In terms of [high-return] sectors, it is still broad. We see a lot in the over-the-top (OTT) sector where people are leveraging the mobile connectivity that has been growing rapidly in Africa for the past seven years. People are building digital infrastructure around that with a lot being quite profitable. We also [see the same] in the e-logistics space, which is fundamentally trying to solve Africa’s supply chain problem. About 80-90% of the retail market in Africa is informal, and the supply chain is very haphazard. So a lot of people are using technology to really disrupt the informal supply chain.

And then there is the education tech space. Africa is a young continent and there are a bunch of players that are leveraging the ability of young people to adapt to technology quickly, and then provide that talent to a global audience. Andela is an example of that and doing quite well. Another example in this space is GetSmarter in South Africa, although it is not one of IFC’s investments. It just got acquired for over $100m. That is an example of a successful exit in Africa.

I could go on and on about different sectors but the overriding notion is that it is all about opportunity at the end of the day, and having the right team to design solutions to solve very big problems in a large market – and tech can be used as a turbocharger for scale.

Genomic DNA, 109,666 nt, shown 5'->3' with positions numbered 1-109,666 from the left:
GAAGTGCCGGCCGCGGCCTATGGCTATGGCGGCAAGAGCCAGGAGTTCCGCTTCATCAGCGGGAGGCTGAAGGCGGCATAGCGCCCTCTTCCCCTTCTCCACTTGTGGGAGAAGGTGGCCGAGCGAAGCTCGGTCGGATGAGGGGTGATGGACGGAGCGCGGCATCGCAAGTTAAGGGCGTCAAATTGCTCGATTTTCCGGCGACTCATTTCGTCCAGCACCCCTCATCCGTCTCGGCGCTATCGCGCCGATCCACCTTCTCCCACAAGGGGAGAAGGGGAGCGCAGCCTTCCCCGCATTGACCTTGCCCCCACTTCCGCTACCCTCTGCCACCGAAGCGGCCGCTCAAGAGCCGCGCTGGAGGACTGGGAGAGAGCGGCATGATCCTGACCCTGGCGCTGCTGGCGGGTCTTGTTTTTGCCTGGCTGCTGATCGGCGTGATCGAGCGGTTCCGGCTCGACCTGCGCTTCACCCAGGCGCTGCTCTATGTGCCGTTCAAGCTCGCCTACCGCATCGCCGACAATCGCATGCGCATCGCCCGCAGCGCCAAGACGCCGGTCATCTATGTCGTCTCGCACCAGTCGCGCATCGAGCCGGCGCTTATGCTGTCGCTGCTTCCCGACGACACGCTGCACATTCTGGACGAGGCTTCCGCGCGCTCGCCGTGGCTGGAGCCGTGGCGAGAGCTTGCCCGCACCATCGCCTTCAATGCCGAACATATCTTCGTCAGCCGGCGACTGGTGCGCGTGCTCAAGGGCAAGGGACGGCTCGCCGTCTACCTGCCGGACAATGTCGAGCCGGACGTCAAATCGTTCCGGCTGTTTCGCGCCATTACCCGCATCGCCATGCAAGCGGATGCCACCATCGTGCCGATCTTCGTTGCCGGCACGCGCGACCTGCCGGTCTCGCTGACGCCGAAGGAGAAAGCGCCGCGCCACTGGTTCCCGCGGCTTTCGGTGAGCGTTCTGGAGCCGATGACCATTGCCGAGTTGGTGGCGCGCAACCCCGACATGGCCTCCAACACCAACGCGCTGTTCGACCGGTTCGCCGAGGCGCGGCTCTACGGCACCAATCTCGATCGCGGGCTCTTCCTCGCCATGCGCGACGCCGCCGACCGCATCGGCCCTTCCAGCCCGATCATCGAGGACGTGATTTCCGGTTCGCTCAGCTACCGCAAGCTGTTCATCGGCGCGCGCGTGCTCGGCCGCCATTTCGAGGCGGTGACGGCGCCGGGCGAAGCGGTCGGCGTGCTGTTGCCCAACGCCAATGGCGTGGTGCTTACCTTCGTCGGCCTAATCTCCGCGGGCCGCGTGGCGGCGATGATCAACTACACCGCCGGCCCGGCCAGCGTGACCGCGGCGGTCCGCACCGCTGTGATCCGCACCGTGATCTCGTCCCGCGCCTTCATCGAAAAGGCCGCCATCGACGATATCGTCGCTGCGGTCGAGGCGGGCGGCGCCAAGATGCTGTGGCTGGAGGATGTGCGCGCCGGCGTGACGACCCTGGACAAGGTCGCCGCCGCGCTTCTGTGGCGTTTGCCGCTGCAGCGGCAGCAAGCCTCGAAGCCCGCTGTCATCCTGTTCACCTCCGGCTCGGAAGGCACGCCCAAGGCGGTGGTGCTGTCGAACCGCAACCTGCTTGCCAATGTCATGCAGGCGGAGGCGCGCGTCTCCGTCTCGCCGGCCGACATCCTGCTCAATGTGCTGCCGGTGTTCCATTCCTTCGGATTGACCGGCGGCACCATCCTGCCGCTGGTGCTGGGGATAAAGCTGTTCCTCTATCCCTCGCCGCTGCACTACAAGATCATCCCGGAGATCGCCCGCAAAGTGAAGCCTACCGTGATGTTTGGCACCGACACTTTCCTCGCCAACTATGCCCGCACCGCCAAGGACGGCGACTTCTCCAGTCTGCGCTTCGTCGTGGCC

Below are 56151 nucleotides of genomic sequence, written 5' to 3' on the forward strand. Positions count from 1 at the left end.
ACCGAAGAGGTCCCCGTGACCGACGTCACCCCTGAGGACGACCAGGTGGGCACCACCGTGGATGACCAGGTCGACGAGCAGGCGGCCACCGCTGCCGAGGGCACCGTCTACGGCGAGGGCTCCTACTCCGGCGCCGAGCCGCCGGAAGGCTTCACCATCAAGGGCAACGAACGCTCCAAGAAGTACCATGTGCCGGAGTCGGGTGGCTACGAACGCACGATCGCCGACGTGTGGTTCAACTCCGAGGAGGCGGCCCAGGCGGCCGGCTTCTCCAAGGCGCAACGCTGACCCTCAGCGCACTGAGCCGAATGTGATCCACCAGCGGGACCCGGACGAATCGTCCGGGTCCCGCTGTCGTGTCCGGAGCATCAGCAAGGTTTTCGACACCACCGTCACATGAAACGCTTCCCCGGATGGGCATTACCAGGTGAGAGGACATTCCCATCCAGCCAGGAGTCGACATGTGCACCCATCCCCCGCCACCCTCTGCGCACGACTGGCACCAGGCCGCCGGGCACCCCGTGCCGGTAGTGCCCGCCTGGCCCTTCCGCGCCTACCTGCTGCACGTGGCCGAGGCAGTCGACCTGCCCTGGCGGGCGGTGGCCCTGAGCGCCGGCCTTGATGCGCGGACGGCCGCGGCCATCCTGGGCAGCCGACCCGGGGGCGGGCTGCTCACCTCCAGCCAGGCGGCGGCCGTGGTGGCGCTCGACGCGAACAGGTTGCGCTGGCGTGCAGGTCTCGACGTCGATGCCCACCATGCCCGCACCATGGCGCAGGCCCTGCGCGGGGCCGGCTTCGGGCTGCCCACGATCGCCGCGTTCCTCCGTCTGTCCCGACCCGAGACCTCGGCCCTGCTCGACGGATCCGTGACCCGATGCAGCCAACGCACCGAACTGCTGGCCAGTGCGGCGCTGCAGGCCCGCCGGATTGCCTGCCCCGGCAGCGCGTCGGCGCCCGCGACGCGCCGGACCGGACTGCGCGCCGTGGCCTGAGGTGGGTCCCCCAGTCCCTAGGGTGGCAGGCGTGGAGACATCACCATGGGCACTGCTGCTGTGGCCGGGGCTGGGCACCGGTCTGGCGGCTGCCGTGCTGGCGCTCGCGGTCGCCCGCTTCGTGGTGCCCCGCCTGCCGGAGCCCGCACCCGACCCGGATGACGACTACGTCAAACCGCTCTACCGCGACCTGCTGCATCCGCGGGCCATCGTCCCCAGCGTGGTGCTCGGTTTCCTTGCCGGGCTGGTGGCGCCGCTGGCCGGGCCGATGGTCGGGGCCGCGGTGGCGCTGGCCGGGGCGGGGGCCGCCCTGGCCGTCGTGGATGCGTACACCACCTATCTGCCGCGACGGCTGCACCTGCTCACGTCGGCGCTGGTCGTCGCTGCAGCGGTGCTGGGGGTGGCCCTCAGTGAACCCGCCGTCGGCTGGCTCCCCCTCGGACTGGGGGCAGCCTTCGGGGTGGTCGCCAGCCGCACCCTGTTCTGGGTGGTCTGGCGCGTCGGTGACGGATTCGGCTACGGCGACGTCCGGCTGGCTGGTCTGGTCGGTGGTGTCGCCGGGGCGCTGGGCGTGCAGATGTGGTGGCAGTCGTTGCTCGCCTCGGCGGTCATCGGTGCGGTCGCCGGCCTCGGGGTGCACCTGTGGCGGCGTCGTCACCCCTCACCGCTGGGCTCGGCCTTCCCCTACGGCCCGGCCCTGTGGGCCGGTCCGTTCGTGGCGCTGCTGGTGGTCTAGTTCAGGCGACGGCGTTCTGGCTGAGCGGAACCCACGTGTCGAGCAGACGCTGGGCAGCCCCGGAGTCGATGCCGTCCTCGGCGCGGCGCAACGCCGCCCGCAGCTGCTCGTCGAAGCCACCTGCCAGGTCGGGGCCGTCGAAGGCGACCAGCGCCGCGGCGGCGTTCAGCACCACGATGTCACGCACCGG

In your opinion, how do African start-ups in general compare to those in other part of the world?

Start-ups are always different all over the world… But with looking at how entrepreneurs should approach opportunities, the advice I would like to give is that African start-ups need to have a bigger vision and dream more. In my view you are only limited by how big you can actually dream. Drawing from my experience with meeting start-ups from San Francisco, their vision is very big. If you ask what their vision is, they always start with saying they want to change the world.

I think African start-ups are more humble and reserved in the way they communicate their vision. That is the difference I see. But [my advice] is that [entrepreneurs] can start with a small problem, as long as that problem is applicable to a very large market. I can’t over emphasis that enough. There are various asset classes, but for the venture asset class the size of the problem matters a lot. It needs to be big.

So this is a lesson that African start-ups can take from their peers in Silicon Valley?

Yes, from a vision and market [size] perspective, this is a lesson they can learn from Silicon Valley. But there are also lessons Silicon Valley can learn from African start-ups. In my experience African start-ups are ultimately more capital efficient, just given the nature of the capital raising and funding activities on the continent. African start-ups are actually very capital efficient from day one. So that is one lesson Silicon Valley can learn from them.